Call me sentimental, call me carb-obsessed, but I’ve been imagining those St. Viateur sesame bagels all week. Around this time last year, I was in Montréal for a vacation-turned-research trip on call-outs, social justice and processes of accountability, and I lived off bagels. Does Vancouver have an equivalent, cheap comfort food? I could have really used it over the last 11 months.
Circulating on social media right now, there’s a comic illustration with altered dialogue. It shows people grooving out to a band and two people approaching the dance floor. One of them asks, “Isn’t that dude a known abuser?” looking in the direction of a man dancing. The other responds, “He deleted Facebook and moved. Nothing more can be done.” The meme, if you can call it that, is uncredited at the time of this note’s publication.
After so many call-outs, town hall meetings, public statements and policy updates, I wish that image wasn’t still so relevant. When talking with people in Montréal who had already confronted the abusers in their community, I couldn’t have imagined the amount of emotional labour that my own community would spend addressing sexual assault allegations. I saw their exhaustion last summer and now I feel it for myself. We’ve done good, but there’s still work to do.
As the major media cycle moves on from #MeToo, I am reminded that this issue isn’t over at the call-out, town hall meeting, public statement or policy update. And it sure as hell isn’t over when abusers delete their social media accounts, move cities and try to reinvent their public image. Accountability is a process of reckoning, not just with the individuals who hurt us, but with the structures of oppression that enable and even encourage gender violence. It is as much about looking inward and questioning our own actions as it is about dismantling the patriarchal and colonial violence that exists outside of ourselves. If I sound like a broken record, it’s because this message is important to hear.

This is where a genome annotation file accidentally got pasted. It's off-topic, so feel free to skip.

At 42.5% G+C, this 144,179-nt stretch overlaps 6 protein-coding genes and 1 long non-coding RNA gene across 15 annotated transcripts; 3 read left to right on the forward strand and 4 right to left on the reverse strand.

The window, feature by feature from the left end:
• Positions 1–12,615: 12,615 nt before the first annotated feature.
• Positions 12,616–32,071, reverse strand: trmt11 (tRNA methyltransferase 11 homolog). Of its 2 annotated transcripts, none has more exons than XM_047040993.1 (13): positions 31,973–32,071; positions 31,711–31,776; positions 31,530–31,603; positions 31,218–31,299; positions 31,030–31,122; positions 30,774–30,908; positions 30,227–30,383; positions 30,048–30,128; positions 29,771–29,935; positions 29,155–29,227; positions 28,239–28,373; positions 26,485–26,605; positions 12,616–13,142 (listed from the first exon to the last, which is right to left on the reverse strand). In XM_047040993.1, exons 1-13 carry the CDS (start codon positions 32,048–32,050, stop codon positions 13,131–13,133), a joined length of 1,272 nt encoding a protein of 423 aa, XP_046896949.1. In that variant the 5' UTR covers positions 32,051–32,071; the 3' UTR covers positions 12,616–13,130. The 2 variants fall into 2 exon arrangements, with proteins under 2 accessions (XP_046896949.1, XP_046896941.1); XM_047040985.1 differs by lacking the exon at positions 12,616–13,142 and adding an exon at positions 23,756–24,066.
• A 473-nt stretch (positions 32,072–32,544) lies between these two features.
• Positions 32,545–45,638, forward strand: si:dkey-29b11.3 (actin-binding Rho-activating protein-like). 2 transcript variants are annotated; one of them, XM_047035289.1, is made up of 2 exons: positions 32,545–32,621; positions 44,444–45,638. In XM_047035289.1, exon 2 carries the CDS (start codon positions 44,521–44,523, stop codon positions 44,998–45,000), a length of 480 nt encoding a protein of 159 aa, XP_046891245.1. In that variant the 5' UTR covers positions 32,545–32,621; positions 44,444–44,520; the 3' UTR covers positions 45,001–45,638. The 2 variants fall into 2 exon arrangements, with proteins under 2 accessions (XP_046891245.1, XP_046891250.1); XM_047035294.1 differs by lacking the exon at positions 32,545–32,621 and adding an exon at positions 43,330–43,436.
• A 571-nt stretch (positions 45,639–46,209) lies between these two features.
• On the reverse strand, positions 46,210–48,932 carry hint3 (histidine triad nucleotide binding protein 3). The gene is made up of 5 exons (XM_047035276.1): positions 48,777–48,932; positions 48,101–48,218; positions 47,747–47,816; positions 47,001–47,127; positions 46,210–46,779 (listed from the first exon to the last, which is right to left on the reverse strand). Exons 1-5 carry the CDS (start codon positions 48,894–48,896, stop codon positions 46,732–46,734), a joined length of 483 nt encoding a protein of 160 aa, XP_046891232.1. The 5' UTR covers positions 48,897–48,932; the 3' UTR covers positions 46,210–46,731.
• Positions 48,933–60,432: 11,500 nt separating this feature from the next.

Discorder has prioritized articles about accountability, harm reduction, consent and toxic masculinity to interrupt the apathy around these topics. This Summer Issue is no different, with features on punk antagonists, lié; the radical CURRENT: Feminist Electronic Art Symposium; the work of queer-Métis fashion designer, Evan Ducharme; and an op-ed on sexual assault in CanLit written by UBC Creative Writing alumna, Keagan Perlette.
There is also an exclusive Bartholomew comic, a short fiction piece by Mack Gordon, reports from Music Waste and Sled Island, and reviews of music, podcasts, film and more.
Discorder is 35-years old — 35 years of free, independent, badassery — and we’re celebrating with an all-ages 401st Issue Party at Red Gate on Saturday, July 21. There will be performances by BB, Francesca Belcourt, Mourning Coup and The New Rituals, a photo booth, giant Twister and more, $10 at the door. We hope to see you there!
P.S. I started a summer radio show called BB’s Disco Party that airs every Tuesday from 3-4pm on CiTR 101.9FM in Vancouver and online at citr.ca. Tune in to hear music, etc. from the pages of Discorder Magazine.